Guest Artist :: Ignat Ignatov • Palette Knife Workshop
Over the years, I have had the pleasure of observing palette knife painting demonstrations by local professionals at CAL (California Art League) meetings. However, my personal experience with the palette knife to date, is slim to nil.
With so many of my students ready to study Palette Knife painting, I had to get my chops up fast. Thinking quickly, I reached out to guest artist, Ignat Ignatov. He had already provided two successful sold-out workshops at my studio this year, the Eye Painting Demo + Workshop and the Portrait Demo + Workshop. I candidly revealed my dilemma to Ignat, inquiring if he would consider hosting a Demo + Workshop exclusively for Palette Knife painting for oils and acrylics. Thankfully, he enthusiastically agreed!
The workshop was held at Pastimes for a Lifetime on Monday, October 24, 2016 from 10am – 2pm. Attendance was fully booked with a waiting list this time.
Ignat began his demo with a review of relevant basics. Palette was discussed first.
For palette knife painting, Ignat prefers an extended limited palette. According to Ignat, “Extreme colors can be mixed to mute them down. Paintings should be a combination of saturated and muted color…..greys serve to harmonize the piece.” On his palette for today’s demo was Ultramarine Blue,Thalo Green, Alizatin Crimson, Cadmium Red, Cadmium Orange, Cadmium Yellow and Titanium White. He recommends having more paint than you think you need. “No waste. Just use it tomorrow.”
As for palette knives, Ignat uses one with a sharp or pointed tip, and one with a rounded tip. The size of the canvas determines the size of his palette knife.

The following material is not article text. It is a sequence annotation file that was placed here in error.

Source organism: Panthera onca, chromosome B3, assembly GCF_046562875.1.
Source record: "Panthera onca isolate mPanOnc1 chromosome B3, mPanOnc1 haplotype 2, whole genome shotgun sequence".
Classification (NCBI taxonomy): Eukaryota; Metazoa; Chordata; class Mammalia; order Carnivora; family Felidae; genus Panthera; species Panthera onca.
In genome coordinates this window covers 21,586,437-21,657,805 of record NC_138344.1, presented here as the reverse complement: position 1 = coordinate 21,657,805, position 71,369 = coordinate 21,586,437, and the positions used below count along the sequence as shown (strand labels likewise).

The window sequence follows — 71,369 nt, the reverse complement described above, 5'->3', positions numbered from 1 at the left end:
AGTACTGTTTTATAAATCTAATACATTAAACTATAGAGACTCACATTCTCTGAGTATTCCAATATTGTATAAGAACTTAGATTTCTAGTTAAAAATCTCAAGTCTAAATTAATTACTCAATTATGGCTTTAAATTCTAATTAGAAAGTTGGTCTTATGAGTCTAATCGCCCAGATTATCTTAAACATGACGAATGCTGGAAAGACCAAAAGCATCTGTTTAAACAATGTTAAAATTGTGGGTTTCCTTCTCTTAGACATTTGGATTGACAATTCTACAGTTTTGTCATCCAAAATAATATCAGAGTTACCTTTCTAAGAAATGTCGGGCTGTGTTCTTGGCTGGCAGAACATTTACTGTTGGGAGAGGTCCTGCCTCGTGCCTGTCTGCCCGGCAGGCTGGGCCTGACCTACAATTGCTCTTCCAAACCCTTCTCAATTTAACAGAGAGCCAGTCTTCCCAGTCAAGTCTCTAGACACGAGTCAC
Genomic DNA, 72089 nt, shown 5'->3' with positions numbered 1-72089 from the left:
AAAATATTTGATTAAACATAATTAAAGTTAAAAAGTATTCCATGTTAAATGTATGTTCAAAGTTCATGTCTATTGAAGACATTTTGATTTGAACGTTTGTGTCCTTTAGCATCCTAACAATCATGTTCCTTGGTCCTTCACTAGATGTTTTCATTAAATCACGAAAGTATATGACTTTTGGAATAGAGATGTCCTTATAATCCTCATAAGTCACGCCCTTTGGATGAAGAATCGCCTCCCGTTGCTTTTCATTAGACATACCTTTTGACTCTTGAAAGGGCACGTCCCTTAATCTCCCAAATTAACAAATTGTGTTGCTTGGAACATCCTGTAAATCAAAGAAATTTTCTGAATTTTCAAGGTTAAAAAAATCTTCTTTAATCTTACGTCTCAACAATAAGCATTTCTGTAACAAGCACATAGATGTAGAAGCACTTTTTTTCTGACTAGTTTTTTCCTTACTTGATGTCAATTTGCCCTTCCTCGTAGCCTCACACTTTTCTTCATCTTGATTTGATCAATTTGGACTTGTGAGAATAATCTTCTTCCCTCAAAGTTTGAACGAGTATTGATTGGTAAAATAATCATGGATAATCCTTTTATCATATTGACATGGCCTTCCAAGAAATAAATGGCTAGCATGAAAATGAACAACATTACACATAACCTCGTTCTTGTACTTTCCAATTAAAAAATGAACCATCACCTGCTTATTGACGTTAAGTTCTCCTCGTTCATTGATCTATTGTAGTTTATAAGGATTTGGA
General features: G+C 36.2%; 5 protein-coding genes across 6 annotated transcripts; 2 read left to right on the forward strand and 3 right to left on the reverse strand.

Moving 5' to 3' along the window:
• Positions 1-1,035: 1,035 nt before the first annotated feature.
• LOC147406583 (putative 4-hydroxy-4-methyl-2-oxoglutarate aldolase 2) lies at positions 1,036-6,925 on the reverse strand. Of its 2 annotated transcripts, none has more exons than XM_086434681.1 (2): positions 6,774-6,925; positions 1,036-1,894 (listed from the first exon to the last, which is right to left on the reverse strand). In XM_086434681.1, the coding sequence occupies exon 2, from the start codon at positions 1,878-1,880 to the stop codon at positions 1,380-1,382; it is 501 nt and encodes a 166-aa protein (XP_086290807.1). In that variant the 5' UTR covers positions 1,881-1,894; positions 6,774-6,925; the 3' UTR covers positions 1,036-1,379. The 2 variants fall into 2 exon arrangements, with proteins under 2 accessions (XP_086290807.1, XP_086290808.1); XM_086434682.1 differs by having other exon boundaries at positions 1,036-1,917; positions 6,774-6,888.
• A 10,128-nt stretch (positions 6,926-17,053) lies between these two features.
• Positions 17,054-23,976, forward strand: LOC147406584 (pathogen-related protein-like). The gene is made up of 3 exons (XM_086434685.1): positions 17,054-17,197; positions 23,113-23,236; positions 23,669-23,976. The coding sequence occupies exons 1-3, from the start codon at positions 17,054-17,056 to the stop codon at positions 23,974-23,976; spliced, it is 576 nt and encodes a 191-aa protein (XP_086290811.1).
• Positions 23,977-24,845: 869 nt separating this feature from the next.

Before he began his painting demo, we were reminded of the importance of establishing a focal point for the composition.
I was relieved to learn that Ignat recommends starting with a brush and finishing with the palette knife. He follows this regimen:
1. Lay down thin base coats with a brush.
2. Sketch in the subject along with the color and tone blocks with a brush. Tip: keep the underpainting thin – leave room to build thicker layers later.
3. Then use the palette knife to build up the paint with rubbing and stamping maneuvers. Details can then be scratched in.
4. Use a fan brush to soften edges. Blending the edges of the subject keeps it from looking like it was cut out.
On the palette, Ignat mixes paint with the flat side of the knife. Paint is then scooped to the left side of the knife and applied to the canvas accordingly.
He vigilantly cleans his palette knife and palette to prevent color contamination.
He wrapped up the demo by adding his finishing touches.
After a short break, guests set up their work spaces and began wielding their palette knives. Ignat graciously made time for individual instruction.
Everyone had a wonderful time. I asked Ignat if he would consider hosting another palette knife workshop. He confirmed, after upcoming commissions and travels are done. Stay tuned!
Photographs courtesy of Jessica Lee Sanders and Gina Murphy.
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